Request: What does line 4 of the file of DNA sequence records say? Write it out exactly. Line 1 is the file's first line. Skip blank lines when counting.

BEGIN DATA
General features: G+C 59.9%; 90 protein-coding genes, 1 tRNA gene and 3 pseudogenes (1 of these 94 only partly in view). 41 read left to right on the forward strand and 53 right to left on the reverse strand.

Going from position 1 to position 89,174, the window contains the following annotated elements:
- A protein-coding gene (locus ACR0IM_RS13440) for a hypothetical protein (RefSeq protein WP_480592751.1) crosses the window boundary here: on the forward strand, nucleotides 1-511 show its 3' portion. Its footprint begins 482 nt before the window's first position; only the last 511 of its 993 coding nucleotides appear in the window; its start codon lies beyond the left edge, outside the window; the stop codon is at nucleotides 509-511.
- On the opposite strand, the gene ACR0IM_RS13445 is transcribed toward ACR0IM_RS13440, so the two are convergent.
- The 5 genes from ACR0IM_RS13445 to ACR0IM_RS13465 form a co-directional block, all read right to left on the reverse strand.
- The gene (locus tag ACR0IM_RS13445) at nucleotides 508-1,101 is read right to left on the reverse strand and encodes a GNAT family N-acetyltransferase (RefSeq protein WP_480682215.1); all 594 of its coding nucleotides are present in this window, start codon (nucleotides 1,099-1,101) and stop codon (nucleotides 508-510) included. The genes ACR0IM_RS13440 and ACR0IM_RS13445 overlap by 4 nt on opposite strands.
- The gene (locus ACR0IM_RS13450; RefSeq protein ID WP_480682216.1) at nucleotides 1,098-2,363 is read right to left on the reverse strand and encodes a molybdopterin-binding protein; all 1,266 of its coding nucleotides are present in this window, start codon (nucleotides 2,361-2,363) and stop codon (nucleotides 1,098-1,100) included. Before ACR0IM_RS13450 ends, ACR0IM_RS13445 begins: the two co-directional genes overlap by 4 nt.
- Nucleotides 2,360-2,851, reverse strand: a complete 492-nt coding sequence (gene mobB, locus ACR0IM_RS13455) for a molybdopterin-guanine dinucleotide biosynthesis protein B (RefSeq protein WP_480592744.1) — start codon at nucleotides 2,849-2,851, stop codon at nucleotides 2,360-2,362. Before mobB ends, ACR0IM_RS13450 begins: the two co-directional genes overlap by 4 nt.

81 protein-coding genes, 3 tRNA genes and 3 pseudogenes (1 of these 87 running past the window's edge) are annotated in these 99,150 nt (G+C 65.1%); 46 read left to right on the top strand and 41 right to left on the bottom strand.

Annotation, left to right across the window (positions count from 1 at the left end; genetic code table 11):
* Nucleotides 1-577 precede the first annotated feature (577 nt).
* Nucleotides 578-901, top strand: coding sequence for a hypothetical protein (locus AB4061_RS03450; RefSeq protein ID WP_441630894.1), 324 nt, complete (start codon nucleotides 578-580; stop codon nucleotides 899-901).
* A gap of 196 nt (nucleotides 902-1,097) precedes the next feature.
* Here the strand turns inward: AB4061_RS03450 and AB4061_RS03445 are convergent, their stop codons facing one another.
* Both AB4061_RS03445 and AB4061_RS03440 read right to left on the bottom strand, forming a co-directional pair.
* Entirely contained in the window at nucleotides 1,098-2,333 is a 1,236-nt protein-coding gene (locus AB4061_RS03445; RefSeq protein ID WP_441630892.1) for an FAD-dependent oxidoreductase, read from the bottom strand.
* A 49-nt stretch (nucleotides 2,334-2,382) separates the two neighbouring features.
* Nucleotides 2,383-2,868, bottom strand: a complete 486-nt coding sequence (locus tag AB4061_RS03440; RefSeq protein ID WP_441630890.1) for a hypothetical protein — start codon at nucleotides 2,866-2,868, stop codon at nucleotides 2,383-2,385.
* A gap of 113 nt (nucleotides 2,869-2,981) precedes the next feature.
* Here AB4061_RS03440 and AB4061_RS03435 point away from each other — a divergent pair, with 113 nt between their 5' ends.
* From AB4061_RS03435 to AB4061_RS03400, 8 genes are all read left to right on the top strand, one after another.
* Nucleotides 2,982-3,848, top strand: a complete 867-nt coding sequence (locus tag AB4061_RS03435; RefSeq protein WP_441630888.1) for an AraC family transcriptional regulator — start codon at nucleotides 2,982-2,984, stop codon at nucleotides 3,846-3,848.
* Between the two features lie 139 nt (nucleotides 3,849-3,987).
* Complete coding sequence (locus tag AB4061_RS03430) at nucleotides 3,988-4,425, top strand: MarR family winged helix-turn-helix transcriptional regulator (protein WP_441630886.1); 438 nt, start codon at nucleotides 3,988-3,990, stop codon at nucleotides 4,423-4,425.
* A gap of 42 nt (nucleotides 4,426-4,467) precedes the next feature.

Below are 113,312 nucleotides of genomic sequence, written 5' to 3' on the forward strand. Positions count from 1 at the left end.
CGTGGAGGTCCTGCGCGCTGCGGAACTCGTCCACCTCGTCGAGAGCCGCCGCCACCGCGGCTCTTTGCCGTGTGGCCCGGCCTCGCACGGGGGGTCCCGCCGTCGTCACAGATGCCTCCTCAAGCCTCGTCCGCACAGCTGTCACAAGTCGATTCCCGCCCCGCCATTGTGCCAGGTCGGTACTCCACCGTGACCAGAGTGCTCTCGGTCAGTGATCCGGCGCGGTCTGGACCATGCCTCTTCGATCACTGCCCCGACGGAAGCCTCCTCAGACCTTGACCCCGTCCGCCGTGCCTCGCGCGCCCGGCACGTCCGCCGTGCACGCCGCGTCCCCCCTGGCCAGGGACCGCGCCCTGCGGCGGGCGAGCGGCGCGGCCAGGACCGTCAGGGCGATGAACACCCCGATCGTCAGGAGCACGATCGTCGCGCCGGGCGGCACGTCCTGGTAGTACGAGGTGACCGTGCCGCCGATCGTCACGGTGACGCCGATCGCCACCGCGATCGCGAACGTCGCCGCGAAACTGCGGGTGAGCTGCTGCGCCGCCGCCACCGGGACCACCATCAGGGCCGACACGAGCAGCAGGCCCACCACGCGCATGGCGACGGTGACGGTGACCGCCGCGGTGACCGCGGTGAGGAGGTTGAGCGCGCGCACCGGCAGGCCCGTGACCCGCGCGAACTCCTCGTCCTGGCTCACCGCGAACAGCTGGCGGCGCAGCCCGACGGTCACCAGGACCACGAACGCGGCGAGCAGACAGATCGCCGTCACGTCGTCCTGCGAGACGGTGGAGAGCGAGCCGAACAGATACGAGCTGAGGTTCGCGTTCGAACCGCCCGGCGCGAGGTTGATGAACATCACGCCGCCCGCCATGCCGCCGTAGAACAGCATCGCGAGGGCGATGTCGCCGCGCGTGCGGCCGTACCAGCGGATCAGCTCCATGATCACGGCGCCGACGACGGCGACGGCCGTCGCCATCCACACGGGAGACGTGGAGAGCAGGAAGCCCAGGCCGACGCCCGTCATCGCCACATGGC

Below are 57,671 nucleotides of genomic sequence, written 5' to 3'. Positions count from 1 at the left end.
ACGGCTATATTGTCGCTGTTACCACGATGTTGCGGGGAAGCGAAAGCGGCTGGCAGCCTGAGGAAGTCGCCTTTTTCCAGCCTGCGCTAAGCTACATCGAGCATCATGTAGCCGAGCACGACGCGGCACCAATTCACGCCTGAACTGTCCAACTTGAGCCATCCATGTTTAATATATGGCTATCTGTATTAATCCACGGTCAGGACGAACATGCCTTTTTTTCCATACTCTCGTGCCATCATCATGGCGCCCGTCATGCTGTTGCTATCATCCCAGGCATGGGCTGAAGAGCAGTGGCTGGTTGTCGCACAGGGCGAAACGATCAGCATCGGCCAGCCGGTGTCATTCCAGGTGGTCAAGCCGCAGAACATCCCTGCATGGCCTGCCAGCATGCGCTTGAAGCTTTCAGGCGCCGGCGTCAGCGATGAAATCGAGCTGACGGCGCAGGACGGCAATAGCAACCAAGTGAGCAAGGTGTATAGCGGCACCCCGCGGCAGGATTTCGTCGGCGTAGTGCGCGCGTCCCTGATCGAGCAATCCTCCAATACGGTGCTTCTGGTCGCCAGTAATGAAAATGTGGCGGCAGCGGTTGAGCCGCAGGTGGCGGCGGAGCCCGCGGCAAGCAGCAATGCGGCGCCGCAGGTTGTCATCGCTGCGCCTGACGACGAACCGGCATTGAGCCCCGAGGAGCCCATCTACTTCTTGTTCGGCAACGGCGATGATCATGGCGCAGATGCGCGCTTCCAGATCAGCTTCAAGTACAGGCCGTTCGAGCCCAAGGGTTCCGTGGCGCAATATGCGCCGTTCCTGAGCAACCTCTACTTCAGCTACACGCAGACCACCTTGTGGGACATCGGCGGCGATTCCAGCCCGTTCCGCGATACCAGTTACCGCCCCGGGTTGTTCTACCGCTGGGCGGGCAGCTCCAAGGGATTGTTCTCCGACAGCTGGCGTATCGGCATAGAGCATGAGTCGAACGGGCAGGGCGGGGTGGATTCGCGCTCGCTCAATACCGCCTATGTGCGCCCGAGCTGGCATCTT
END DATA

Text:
- On the opposite strand, the gene ACR0IM_RS13445 is transcribed toward ACR0IM_RS13440, so the two are convergent.